Having cursorily surveyed all that seemed worthy of immediate attention at the Bay, I procured a horse, and set out on an excursion to Bethelsdorp, the well-known Hottentot village, about nine miles from the coast. A Hottentot boy, whose only dress consisted of a pair of leather trousers and a loose mantle of sheepskin with the wool upon it, acted as my guide, and trotted along at a goodly pace by the side of my pony.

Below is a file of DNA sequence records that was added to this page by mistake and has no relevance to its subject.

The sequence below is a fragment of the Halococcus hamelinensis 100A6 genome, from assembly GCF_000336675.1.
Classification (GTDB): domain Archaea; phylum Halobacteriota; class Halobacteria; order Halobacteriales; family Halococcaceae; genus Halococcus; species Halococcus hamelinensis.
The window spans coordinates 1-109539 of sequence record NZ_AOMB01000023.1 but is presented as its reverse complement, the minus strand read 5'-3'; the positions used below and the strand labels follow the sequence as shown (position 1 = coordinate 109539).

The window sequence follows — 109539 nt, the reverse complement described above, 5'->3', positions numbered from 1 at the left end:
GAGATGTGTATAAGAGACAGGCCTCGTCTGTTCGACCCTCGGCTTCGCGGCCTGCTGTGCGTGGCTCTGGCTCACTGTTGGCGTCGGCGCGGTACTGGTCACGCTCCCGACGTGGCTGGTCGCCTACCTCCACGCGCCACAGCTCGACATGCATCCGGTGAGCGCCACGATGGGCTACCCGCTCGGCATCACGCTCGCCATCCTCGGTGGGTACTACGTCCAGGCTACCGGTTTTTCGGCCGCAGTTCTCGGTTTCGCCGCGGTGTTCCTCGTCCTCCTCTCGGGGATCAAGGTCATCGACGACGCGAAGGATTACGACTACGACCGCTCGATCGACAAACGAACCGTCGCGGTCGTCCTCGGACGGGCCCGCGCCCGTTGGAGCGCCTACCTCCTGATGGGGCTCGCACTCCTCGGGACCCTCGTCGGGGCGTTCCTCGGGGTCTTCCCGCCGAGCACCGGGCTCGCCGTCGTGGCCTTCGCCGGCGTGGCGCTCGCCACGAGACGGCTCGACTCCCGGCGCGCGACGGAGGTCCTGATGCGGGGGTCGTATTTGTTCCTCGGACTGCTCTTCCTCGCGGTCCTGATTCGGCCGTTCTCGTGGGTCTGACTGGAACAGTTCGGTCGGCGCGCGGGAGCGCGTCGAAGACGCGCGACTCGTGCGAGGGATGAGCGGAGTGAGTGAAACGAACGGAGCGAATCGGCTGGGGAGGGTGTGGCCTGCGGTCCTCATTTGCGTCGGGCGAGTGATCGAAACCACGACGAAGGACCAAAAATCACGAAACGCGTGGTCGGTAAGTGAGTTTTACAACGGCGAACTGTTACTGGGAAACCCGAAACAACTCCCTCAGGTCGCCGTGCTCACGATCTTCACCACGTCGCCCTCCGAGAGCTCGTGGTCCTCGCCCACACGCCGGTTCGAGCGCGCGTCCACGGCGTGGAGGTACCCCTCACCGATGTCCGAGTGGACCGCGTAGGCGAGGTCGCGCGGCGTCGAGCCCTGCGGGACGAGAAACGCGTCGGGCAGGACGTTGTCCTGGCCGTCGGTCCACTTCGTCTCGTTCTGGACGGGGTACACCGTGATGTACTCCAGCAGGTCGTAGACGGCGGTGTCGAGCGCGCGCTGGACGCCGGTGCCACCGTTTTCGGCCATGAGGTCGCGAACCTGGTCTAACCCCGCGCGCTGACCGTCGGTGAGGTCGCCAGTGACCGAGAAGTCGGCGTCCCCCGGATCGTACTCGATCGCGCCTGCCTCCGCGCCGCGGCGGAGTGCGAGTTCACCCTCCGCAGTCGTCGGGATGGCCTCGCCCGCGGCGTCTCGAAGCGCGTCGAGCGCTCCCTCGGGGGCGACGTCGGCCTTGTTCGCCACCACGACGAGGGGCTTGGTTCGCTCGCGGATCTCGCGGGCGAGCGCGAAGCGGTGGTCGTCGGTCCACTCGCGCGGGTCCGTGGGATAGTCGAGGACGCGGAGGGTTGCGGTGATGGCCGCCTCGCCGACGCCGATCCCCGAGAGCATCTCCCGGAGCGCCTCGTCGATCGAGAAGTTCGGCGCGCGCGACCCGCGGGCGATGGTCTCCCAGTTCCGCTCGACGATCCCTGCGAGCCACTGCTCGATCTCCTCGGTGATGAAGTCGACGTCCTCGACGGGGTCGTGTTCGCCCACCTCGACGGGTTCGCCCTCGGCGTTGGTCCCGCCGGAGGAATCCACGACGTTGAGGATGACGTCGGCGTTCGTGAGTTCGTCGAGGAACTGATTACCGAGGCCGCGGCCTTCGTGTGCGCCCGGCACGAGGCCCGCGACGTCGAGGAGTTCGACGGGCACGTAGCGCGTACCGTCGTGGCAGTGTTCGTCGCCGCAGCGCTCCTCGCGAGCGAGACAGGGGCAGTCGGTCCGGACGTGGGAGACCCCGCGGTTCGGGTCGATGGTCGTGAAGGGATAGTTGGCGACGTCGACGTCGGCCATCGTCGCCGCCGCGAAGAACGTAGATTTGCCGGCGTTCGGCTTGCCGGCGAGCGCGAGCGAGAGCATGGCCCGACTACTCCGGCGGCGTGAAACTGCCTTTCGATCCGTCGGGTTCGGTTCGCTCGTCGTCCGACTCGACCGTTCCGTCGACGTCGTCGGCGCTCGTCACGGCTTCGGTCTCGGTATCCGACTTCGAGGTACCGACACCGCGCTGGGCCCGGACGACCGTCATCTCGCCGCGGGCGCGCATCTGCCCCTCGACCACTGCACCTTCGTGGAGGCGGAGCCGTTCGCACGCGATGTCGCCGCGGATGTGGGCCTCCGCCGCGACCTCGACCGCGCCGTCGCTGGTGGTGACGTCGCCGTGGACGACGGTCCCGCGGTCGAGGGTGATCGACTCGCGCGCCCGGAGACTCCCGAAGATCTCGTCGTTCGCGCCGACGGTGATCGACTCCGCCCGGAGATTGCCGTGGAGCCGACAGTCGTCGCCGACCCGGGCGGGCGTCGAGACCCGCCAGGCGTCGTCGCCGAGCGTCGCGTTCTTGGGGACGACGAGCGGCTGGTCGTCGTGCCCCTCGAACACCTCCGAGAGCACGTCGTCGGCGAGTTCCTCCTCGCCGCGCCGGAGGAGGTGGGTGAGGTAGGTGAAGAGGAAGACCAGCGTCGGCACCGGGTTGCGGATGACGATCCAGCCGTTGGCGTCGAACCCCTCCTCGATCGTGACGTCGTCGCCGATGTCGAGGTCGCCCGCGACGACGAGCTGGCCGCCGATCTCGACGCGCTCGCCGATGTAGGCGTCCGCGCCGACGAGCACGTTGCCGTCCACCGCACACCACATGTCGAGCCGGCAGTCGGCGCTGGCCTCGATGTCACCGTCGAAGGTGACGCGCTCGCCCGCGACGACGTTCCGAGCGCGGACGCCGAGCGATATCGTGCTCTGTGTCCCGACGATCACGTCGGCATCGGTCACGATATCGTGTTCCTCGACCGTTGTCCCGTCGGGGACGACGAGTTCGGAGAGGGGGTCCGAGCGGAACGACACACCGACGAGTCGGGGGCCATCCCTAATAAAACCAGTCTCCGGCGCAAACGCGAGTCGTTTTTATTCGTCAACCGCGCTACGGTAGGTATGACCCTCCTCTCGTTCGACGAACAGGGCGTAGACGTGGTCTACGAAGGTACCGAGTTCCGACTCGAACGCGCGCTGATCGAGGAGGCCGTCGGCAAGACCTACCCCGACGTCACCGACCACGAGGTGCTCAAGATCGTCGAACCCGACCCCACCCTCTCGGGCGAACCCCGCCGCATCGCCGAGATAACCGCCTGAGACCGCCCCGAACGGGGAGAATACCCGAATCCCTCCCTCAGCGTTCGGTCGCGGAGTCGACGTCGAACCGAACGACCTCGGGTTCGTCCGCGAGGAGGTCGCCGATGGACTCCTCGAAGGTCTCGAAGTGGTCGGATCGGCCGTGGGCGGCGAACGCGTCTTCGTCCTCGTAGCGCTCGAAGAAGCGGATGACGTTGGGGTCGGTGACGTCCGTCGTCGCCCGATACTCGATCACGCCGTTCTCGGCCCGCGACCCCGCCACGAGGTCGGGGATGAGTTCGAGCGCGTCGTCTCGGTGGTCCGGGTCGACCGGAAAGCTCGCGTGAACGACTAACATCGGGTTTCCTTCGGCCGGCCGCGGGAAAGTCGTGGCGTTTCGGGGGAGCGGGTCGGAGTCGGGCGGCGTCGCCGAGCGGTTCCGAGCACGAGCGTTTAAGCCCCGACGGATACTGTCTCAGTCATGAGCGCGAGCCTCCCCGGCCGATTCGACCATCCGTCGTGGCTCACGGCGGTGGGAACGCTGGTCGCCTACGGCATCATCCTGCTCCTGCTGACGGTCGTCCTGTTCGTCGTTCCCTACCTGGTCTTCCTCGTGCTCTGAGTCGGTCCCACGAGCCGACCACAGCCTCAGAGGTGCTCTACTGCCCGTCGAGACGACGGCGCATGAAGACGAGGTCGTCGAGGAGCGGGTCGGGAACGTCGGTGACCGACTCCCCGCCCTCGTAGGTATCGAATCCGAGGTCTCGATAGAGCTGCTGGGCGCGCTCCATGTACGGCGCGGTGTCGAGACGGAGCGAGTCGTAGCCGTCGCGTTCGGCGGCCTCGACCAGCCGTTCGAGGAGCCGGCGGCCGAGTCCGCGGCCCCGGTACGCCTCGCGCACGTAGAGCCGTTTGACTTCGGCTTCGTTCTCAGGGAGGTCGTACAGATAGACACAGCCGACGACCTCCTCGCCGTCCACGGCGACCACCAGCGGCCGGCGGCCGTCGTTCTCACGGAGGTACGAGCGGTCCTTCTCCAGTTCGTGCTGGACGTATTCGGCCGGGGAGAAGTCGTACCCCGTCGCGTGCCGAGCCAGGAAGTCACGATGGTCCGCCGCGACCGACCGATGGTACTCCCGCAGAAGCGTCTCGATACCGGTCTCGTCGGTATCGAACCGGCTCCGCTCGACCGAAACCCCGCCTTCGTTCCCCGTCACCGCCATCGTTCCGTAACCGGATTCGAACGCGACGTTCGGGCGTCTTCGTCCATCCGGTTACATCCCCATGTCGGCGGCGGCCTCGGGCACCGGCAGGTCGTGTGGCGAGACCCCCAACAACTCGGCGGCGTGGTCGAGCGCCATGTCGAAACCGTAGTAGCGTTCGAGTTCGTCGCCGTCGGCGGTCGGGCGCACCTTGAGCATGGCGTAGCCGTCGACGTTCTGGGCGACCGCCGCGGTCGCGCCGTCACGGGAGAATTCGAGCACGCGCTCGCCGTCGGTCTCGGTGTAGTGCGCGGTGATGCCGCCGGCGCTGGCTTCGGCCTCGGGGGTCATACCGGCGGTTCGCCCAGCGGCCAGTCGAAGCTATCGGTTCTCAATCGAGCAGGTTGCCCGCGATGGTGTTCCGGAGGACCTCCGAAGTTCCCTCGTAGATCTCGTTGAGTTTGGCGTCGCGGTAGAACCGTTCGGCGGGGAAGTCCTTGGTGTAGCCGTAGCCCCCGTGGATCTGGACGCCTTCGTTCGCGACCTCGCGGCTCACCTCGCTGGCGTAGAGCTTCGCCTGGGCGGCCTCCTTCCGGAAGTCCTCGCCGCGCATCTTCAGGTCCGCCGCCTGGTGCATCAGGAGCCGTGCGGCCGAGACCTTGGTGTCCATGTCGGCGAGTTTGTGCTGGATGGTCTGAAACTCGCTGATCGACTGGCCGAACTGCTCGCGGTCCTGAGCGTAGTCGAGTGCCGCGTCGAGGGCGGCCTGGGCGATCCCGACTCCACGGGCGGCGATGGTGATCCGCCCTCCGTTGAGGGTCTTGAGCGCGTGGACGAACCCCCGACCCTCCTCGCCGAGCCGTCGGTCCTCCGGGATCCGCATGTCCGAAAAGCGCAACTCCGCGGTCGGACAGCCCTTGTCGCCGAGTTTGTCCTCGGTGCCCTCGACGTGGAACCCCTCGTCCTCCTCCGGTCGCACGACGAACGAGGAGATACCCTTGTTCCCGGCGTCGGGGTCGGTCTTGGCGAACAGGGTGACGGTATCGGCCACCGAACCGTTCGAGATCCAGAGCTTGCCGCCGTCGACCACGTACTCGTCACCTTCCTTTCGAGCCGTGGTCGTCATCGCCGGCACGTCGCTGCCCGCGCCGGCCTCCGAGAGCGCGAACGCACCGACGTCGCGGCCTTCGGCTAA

The country in the vicinity of Algoa Bay, though far superior to the environs of Simon’s Town, has not, on the whole, a very inviting aspect. Extensive undulating plains, scantily covered with herbage, stretch into the interior, unenlivened (at least such was then the case, after passing the little hamlet of Cradockstown [later known as Cradock Place]) with a single farmhouse, or any manifestation of being occupied by human inhabitants, except such as was afforded by a few herds of cattle and straggling flocks of sheep, tended by Hottentot herdsmen. These downs were bounded on the west by a range of low sterile-looking hills, and on the east by the banks of the Zwartkops River, covered with jungle. The lofty and picturesque mountains, however, already mentioned, which bound the view to the northward, somewhat relieved the otherwise monotonous landscape; and, as I proceeded, the strange aspect of one or two small lakes of salt, and the exotic appearance of many of the plants, agreeably occupied my attention. On approaching Bethelsdorp, the downs were in many places embellished with patches of natural shrubbery, consisting chiefly of various species of ever greens. Among the shrubs, I noticed two elegant species of protea, and a variety of other plants equally rare in Europe. The aloe, in several varieties, and in great profusion, embellished even the most sterile tracts of the wilderness.